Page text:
I don't know what this all means for our severe weather months in the spring. It's either going to be a heck of a lot worse, or a heck of a lot better. Let's hope that it's NOT this bad coming up this April and May. If things DID get WORSE then tonight, we could be talking about a super-outbreak on our hands, and that's not something to get excited for. I'm into weather, but I would not like to see a more widespread tornado outbreak then what we had tonight. At last check, 26 people have lost their lives all across the South, and all prayers should be with those families. My heartfelt condolences go out to all of you.
On a personal note, when you see destruction like you saw tonight, you begin to wonder about the power of Mother Nature. Now with me wanting to go on a StormChase, it seems inconsequential to do so after seeing scenes of mayhem everywhere. Weather almost seems pointless, when it comes to the value of human life and how many were affected by what happened today. I will say this though: The meteorologists at SPC from Steven Corfidi, Rich Thompson, and Jack Hales all the way down to the regional offices for your local NWS office did an incredible job tonight. Think about how many lives were possibly saved by their watches and their fantastic job alerting the public. Kudos to all of them for their tremendous effort!!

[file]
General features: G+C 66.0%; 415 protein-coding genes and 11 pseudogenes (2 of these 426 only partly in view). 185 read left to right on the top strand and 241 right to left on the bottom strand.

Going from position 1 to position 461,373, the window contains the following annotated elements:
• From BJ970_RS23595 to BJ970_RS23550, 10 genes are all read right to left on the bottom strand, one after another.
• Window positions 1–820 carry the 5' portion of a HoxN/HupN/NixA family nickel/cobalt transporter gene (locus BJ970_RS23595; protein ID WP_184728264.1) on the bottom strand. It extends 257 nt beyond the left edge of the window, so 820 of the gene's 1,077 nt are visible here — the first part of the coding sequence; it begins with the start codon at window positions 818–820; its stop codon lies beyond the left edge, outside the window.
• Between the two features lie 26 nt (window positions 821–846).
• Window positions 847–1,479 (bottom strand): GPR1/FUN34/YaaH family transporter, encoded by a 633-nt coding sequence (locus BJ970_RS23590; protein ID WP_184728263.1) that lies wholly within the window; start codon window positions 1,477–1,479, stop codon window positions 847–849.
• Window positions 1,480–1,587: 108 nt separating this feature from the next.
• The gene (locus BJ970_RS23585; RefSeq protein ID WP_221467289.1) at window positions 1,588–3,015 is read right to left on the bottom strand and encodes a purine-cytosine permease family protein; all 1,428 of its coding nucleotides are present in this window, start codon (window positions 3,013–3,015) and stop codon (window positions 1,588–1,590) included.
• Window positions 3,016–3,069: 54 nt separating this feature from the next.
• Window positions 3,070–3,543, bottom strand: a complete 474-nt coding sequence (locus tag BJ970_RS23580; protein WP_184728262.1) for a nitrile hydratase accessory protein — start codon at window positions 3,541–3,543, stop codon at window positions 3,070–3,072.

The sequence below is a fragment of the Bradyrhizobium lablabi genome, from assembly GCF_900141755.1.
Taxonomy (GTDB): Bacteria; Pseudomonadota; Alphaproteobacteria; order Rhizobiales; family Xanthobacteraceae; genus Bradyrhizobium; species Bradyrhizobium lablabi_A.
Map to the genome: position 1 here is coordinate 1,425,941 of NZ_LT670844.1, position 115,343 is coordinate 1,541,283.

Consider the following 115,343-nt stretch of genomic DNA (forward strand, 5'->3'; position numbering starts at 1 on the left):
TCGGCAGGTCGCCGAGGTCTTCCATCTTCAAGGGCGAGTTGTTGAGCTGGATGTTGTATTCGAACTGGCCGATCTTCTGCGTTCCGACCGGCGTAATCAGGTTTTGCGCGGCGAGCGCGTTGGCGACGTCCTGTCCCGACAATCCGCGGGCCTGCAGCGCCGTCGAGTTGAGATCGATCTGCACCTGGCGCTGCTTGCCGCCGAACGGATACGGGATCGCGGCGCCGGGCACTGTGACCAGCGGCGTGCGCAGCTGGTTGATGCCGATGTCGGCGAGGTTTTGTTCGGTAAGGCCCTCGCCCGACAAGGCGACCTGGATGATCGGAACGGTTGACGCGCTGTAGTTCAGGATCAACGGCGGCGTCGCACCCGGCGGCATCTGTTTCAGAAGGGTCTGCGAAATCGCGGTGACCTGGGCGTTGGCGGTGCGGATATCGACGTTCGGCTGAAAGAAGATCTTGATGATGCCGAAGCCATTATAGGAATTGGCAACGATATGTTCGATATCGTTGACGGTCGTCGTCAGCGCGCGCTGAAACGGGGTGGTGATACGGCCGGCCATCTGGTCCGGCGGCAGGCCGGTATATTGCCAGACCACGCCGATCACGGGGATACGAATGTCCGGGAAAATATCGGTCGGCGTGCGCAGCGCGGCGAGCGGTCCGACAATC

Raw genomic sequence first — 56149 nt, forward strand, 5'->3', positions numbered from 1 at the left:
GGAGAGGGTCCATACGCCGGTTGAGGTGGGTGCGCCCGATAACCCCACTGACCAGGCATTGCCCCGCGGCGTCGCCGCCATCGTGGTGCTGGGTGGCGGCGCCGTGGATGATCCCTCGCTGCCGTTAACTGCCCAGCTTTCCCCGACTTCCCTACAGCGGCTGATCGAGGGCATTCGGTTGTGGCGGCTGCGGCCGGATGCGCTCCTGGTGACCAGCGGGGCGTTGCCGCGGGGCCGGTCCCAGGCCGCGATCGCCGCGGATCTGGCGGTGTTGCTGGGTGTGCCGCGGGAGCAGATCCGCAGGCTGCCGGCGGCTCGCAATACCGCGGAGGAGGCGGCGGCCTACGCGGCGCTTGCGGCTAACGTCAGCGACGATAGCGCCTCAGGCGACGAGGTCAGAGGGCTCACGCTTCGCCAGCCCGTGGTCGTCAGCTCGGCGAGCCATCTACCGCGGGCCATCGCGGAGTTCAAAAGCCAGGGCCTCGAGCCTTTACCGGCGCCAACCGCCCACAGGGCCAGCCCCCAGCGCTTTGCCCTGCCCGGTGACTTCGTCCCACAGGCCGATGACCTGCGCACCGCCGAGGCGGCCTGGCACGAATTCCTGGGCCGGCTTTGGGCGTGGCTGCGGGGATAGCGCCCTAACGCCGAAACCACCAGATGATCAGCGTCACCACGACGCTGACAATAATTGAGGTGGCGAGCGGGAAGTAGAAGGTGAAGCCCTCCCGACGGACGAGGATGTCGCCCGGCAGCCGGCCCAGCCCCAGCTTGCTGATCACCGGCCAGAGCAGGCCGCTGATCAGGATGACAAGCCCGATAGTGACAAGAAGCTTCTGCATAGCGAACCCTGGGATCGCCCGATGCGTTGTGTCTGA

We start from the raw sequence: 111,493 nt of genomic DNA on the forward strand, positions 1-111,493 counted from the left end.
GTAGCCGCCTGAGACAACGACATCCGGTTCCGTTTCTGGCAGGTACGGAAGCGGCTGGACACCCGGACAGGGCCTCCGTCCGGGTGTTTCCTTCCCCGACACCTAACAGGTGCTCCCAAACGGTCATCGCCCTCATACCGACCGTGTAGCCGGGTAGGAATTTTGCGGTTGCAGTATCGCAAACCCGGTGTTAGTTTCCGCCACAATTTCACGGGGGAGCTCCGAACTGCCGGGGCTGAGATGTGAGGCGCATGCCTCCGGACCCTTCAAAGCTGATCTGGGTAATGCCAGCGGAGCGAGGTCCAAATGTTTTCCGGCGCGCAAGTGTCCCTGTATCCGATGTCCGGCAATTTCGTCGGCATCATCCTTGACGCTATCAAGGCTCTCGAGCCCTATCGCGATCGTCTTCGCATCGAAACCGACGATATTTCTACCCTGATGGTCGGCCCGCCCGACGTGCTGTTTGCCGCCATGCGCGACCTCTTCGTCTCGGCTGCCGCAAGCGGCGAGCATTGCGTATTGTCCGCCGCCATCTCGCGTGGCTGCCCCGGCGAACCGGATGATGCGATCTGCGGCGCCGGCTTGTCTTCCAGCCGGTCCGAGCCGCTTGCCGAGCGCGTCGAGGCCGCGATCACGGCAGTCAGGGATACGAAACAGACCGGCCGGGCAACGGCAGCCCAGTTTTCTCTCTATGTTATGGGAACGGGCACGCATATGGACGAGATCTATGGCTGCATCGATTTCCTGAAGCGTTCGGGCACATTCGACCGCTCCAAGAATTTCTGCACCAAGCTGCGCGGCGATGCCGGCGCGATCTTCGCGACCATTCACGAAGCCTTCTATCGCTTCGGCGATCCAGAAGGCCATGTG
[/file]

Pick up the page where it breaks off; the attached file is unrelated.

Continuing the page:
Alright, now on to the Midwestern weather scene for a quick minute. Tonight in Michigan we've seen the entire mixed bag. It was raining, then the temperature dropped and we got a quick coating of sleet. The temperature then rebounded and we got back into the rain sector. We are under a Winter Storm Warning here until 9PM tonight, and it's possible we could get 4-8 inches here tonight. Chicago could see close to a foot. A dry slot could affect precipitation in both spots, and it could very well be a repeat of the last storm that hit here. Arctic air will filter in behind the next system on the weekend, and again temperatures will struggle to climb into the teens here for highs by Sunday.